The film activists’ restlessness about the commercialized films and about films as a means of government’s political propaganda formed one of the main issues that had inspired these activists to establish the movement. Short films had long been known among parts of the Indonesian public through the Gelora Pembangunan (Spirit of Development) films during the Sukarno’s era—a series of short documentaries on the benefits of development in Indonesia. These films were screened in villages, or in cinemas before the main film. This went on during the Suharto Regime (1966-1998), whose Department of Information had the program to screen government’s propaganda films (most of them short films), with its ideology of development.
The experimental films mushroomed during this period. Names such as director and animator Gotot Prakosa, director Hadi Poernomo, and Henri Darmawan appeared as the motor in their circle. Artists such as the dancer Sardono W. Kusumo were also involved, enriching the vocabulary of the experimental films with his personal collaboration using the 8mm medium. Before this, artist DA Peransi had been known as the person who actively introduced new approaches in the making of documentary films in Indonesia.
In 1982, Forum Film Pendek (Short Film Forum) was initiated after the Indonesian delegation, Gotot Prakosa, came back from the Oberhausen Festival. The Forum tried to continue Sinema 8’s ideas to be an Indonesian film movement. In that year, the video technology was already familiar to a lot of Indonesians. In 1985, the Electronic Cinema Exhibition was one of the programs in the Pekan Sinema Alternatif (Alternative Cinema Week), held in the Cipta II Gallery of Taman Ismail Marzuki (TIM/Ismail Marzuki Cultural Park) from 12 to 16 November 1985. The electronic cinema exhibition was a form of response to the new video technology that just entered Indonesia.
Video was a new phenomenon at the time. Just like the 8mm camera, the use of videos was limited among people from the middle- to upper-class. The discourse on video art received good responses, but those were limited to responses toward the sophisticated technology. In the Pekan Sinema Elektronik (Electronic Cinema Exhibition) during the Alternative Cinema Week, some video art works from Germany and the United States were screened.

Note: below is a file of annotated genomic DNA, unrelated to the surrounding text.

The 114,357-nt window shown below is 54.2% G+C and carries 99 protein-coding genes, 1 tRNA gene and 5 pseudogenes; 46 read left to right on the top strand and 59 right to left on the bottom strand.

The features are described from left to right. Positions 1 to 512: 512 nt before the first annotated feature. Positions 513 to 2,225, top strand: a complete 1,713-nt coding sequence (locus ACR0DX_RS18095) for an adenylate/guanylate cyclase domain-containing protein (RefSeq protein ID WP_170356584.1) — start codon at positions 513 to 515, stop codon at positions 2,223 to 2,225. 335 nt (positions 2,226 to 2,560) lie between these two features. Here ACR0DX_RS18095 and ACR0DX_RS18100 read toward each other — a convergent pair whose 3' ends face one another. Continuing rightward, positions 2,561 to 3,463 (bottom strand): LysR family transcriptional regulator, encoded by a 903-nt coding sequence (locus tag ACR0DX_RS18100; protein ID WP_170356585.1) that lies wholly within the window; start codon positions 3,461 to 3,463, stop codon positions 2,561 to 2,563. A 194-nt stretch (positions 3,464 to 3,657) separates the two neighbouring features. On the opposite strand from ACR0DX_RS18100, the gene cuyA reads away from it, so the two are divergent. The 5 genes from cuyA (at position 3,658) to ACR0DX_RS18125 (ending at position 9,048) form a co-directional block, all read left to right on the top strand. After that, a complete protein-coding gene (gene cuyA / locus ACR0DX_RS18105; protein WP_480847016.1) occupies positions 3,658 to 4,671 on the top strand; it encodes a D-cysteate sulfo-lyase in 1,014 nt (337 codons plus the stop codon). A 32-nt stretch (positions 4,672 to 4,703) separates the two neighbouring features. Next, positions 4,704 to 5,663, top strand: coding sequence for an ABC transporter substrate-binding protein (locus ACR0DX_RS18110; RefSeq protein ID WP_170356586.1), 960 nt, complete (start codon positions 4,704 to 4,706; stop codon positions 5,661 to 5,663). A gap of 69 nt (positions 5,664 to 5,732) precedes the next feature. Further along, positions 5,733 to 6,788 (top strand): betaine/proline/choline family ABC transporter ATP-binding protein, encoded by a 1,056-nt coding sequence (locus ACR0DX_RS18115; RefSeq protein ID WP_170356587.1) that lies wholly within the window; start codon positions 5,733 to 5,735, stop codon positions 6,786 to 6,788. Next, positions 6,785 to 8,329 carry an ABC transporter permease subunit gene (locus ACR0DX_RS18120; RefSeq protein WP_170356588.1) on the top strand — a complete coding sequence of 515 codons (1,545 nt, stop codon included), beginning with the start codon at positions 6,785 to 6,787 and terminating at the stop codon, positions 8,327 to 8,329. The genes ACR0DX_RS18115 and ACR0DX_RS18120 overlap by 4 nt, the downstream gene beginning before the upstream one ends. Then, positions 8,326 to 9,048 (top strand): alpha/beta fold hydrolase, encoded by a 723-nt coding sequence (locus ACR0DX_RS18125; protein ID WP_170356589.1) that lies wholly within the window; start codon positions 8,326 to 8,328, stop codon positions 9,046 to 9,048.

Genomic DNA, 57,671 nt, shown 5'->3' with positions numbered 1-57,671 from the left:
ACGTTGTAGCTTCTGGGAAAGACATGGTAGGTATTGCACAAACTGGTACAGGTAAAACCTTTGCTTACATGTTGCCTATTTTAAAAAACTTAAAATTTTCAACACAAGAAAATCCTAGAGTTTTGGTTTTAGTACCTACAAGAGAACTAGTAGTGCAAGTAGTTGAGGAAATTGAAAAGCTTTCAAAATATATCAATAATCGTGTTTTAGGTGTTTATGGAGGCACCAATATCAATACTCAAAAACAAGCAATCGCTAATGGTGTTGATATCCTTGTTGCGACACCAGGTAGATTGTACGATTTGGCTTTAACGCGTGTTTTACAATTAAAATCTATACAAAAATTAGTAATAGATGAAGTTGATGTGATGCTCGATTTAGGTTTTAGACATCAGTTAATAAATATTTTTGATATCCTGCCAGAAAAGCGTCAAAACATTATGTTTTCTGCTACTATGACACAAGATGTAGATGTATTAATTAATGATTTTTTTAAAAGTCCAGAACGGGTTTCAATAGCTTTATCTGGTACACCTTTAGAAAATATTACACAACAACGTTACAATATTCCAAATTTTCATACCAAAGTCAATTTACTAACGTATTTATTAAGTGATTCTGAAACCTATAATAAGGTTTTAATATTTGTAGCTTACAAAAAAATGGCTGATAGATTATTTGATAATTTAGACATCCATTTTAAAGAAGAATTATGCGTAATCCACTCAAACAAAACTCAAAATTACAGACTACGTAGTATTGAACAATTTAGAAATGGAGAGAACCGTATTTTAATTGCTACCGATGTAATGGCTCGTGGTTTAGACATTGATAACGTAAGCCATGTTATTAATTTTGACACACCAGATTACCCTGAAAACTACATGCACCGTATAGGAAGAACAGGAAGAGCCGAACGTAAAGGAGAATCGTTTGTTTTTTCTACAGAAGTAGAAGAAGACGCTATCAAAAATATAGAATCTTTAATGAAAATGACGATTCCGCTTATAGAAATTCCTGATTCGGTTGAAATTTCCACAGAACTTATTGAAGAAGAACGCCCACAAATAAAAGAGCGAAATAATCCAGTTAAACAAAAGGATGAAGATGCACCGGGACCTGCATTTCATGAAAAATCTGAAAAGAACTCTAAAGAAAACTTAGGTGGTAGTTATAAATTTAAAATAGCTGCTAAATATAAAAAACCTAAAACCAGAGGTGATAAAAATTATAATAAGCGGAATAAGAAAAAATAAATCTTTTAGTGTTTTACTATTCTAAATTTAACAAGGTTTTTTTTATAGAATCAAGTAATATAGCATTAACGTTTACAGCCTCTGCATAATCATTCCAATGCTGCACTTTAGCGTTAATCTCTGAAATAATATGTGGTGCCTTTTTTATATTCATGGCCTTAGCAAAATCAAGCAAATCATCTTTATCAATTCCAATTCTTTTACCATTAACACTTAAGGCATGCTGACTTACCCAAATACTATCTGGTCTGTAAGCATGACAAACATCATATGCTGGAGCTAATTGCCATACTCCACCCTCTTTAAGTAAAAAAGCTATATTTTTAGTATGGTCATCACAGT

During the program, a discussion on alternative films was held during the program. It discussed about the definitions of “alternative”, referring to the context of the era—which was the problem of the hegemony of senior filmmakers in the film industry in Indonesia.
The discourse grew in the Indonesian cities, with the center of the discourse remained in Jakarta. Jakarta Institute of Arts can be considered as the main motor of the discourse. Indonesians had more or less become familiar with the celluloid media (8, 16, and 35 mm) and video (analog), but their use as an art medium was limited among an exclusive class: the upper middle class.
Until 1988, Indonesian television had only one channel, i.e. the Television of the Republic of Indonesia (TVRI), a government channel mostly broadcasted news or government propagandas of the Department of Information. Then, The Rajawali Citra Televisi Indonesia (RCTI), the first private TV station was established in 1989. Afterward, other private TV stations sprung up. Today, there are nine private national television channels and numerous local TV stations.
The programs aired by the private television stations brought many changes in the Indonesian visual culture. The electronic cinema (sinetron) is the favored program of all the TV stations. Sinetron is a form of TV dramas, adapted mostly from the Latin America and Hindi TV dramas, with a verbal story-telling and a stereotyped story of the rich and the poor, the bad and the good.